Top Mass. Court Denies Appeal by 2009 Kirkland Shooter


Shorty after being convicted of the murder of Justin Cosby, Jabrai Jordan Copney listens as the victim’s mother reads a statement. Denise Cosby spoke of the pain of losing her 21-year-old son and asked Copney why he committed the crime.

UPDATED: June 22, 2014, at 3:30 p.m.

The Supreme Judicial Court of Massachusetts on Tuesday denied an appeal for a retrial or a lessening of the degree of guilt by Jabrai Jordan Copney, the gunman convicted of the May 2009 Kirkland House shooting.

“We have reviewed the briefs and the entire record and conclude that there is no reason for us to reduce the degree of guilt or order a new trial,” the court wrote in its opinion.

Copney was found guilty in April 2011 of killing Justin Cosby, a campus drug dealer, in a proposed drug deal that went tragically awry.

Copney, of New York, visited Harvard often in 2008 and 2009 to visit his then-senior girlfriend, Brittany J. Smith. On one such visit, in May 2009, he had arranged to to purchase three pounds of marijuana from Cosby. As the proposed deal unfolded, Copney and two friends unaffiliated with the University attempted to rob Cosby at gunpoint in the Kirkland House basement. Cosby refused to turn the drugs over and was shot at several times as he ran from Kirkland. One bullet hit him, and he later died from that gunshot wound.

In 2011, Copney was sentenced to life in prison without the possibility of parole for the murder. His two co-defendants pleaded guilty to lesser charges of manslaughter and received lighter sentences after agreeing to cooperate as witnesses in the original trial. Smith, who was only days shy of graduating, pleaded guilty to five of six counts and was sentenced to three years in prison.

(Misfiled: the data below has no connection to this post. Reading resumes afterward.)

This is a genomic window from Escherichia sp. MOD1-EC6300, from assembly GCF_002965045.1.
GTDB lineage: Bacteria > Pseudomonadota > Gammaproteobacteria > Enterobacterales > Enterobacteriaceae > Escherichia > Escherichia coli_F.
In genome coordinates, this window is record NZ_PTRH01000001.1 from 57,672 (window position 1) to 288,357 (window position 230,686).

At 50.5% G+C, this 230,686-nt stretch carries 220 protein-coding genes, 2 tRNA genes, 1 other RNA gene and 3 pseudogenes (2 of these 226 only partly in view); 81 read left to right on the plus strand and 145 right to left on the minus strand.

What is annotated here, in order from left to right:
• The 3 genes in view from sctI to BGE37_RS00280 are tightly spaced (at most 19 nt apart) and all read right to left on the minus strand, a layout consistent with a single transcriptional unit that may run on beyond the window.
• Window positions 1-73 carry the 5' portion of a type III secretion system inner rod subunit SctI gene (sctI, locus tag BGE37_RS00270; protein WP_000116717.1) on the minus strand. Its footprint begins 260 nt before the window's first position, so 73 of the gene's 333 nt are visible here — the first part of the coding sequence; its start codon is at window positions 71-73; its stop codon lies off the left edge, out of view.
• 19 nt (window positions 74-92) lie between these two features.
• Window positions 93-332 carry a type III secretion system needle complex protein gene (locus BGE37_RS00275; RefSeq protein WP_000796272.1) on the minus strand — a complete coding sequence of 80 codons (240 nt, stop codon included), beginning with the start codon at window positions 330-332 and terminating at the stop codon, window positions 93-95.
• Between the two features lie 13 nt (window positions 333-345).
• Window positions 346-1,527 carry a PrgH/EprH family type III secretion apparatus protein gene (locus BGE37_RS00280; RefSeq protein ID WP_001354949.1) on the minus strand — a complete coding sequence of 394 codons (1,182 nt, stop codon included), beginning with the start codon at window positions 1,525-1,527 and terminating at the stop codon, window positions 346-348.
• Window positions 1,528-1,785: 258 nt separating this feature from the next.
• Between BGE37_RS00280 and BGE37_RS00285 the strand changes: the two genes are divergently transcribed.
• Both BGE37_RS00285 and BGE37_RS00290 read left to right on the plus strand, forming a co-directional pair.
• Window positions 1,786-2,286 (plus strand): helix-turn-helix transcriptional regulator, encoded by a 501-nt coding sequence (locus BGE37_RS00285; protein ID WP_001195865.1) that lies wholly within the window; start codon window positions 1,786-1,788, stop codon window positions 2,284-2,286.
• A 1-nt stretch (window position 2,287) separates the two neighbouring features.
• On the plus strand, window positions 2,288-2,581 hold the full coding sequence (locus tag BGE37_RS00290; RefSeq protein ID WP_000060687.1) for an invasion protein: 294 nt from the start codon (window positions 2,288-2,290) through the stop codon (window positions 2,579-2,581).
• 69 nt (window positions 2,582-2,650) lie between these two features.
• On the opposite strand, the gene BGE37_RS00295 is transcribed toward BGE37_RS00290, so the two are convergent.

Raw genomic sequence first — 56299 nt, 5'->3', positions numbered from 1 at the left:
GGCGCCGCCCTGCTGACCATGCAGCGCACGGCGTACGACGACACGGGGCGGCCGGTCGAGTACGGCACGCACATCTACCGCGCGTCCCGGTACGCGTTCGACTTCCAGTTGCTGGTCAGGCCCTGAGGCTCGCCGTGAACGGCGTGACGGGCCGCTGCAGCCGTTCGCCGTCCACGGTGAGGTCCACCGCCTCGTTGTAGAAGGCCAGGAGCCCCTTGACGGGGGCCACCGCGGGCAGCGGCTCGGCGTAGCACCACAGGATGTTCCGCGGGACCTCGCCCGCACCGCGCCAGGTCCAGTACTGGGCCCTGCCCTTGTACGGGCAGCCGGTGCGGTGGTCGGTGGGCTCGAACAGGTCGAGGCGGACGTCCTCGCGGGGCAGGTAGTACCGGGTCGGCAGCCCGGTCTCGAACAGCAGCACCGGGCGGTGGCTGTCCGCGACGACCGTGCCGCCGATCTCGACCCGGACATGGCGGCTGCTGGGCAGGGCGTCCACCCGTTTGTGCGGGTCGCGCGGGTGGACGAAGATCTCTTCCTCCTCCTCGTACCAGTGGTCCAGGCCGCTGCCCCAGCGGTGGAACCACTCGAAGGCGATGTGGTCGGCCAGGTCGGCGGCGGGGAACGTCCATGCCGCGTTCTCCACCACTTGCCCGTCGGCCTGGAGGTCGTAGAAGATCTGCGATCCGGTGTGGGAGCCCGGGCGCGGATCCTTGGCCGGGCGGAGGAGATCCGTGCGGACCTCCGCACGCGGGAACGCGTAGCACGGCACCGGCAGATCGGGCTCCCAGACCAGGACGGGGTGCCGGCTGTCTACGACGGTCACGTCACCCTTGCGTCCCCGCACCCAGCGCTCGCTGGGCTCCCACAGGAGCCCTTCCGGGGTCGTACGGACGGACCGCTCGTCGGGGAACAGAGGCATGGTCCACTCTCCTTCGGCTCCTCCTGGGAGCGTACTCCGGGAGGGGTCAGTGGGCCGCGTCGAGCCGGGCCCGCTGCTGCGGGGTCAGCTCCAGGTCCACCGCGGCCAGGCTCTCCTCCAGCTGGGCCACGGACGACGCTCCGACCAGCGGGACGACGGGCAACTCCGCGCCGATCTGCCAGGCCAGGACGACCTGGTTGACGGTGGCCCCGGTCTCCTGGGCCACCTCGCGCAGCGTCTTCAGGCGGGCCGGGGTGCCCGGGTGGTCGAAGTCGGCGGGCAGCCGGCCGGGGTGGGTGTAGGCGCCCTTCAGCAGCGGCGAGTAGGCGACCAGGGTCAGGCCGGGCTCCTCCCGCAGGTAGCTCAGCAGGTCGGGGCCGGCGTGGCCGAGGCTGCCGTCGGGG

Copney’s move for appeal was based partially on his contention that the presiding judge failed to suppress evidence taken from what the defendant believed was a “warrantless” entry into Smith’s room, where Copney was accustomed to stay, according to the court’s slip opinion. The defendant also argued that the judge incorrectly allowed consideration of evidence of earlier misconduct at Yale.

The Supreme Judicial Court, Massachusetts’s highest judicial body, ruled on Tuesday that “the defendant's assertion that society would be willing to recognize his expectation of privacy in Smith's room as reasonable because he lived in the room lacks support in both fact and law.”

Citing multiple reasons for the police’s entry of Smith’s room, including her failure to respond to administrators and Copney's use of Smith's ID, the court decided that the “police had reason to believe there was some connection between Smith and the homicide, and they could not rule out that Smith also may have been a victim.”

—Staff writer Theodore R. Delwiche can be reached at Follow him on Twitter @trdelwic.

This article has been revised to reflect the following correction:

CORRECTION: June 22, 2014

An earlier version of this article incorrectly stated who the Supreme Judicial Court cited for using the ID of Brittany J. Smith. In fact, it was Jabrai Jordan Copney.


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